Metabolism of cyclosporine by cytochromes P450 3A9 and 3A4

  • P. A. Kelly
  • H. Wang
  • K. L. Napoli
  • B. D. Kahan
  • H. W. Strobel
Article

Summary

The ability of P450 3A9 to transform cyclosporine was studied and compared to that of human P450 3A4. Purified P450 3A4 and P450 3A9 proteins were reconstituted in a system containing potassium phosphate buffer, lipids, NADPH-P450 reductase, and glutathione with NADPH added to initiate the reaction. Cyclosporine was added alone and with or without the inhibitors, ketoconazole or troleandomycin. High performance liquid chromatography with ultraviolet (HPLC/UV) techniques were used to analyze for cyclosporine metabolites. Both P450 3A4 and P450 3A9 transformed cyclosporine to three metabolites: AM1, AM9, and AM4n. P450 3A4 predominantly formed AM1 (63% of metabolites formed) while P450 3A9 formed AM4n (59% of metabolites formed). Ketoconazole (0.5 μM) completely inhibited P450 3A9 catalyzed formation of AM1 and AM9 and reduced AM4n formation to 28% of control. AM4n, AM1, and AM9 formation catalyzed by P450 3A4 was reduced to 50%, 30%, and 10% of control, respectively, by 0.5 μM ketoconazole. Troleandomycin (>10μM) inhibited the formation of AM4n by P450 3A4 and P450 3A9 to 60–70% of control, while the production of AM1 by P450 3A4 was increased to 120% of control and the production of AM1 by P450 3A9 was inhibited to 50% of control. Inhibition of P450 3A4 by troleandomycin (>10 μM) reduced the formation of AM9 to 40% of control, but only reduced P450 3A9 formation of AM9 to 80% of control. This study shows that rat P450 3A9 is capable of transforming cyclosporine to multiple metabolites similar to those generated by human P450 3A4.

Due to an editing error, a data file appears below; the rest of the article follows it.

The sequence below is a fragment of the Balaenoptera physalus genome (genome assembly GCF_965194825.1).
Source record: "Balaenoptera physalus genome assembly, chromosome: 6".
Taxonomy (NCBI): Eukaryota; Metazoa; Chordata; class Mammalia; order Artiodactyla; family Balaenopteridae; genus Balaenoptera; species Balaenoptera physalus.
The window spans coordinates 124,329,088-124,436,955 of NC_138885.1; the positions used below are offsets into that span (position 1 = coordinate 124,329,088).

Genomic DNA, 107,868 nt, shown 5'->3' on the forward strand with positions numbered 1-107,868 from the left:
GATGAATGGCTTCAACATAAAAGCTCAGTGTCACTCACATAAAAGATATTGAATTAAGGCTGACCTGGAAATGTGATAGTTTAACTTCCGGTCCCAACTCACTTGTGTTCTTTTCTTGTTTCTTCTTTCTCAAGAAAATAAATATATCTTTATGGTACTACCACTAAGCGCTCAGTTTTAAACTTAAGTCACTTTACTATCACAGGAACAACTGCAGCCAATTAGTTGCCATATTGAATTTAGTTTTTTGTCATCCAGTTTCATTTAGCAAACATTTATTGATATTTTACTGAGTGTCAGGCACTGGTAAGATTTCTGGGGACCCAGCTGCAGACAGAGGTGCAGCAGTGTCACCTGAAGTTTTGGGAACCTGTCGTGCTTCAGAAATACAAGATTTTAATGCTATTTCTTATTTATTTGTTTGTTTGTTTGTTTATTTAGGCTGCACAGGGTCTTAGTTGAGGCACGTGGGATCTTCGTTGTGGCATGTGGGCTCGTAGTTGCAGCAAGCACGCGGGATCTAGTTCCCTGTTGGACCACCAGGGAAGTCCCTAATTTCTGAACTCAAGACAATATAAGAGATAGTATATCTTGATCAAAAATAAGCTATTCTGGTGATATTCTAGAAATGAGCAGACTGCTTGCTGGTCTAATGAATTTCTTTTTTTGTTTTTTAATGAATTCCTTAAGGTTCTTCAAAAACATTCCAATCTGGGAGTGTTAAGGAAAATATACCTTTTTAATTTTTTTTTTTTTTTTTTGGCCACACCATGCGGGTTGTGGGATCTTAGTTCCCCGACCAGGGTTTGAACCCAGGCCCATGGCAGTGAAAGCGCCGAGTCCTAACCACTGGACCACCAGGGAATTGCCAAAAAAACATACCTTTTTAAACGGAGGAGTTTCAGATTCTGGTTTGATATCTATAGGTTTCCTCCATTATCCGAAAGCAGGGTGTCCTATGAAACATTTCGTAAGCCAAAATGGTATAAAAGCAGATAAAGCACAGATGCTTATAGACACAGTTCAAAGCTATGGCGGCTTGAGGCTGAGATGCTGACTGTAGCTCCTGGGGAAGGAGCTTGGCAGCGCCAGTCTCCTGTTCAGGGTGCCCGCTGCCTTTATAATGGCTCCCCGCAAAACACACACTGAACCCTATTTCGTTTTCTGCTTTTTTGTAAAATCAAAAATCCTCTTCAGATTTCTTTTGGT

Keywords

Cytochrome P450 drug metabolism cyclosporine cytochrome P450 3A4 cytochrome P450 3A9 

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Copyright information

© Springer-Verlag 1999

Authors and Affiliations

  • P. A. Kelly
    • 3
    • 2
  • H. Wang
    • 1
  • K. L. Napoli
    • 3
  • B. D. Kahan
    • 3
  • H. W. Strobel
    • 1
  1. 1.Department of Biochemistry and Molecular BiologyUniversity of Texas-Houston Health Science CenterHoustonUSA
  2. 2.College of PharmacyUniversity of HoustonHoustonUSA
  3. 3.Division of Immunology and Organ TransplantationUT-Houston Medical SchoolHoustonUSA

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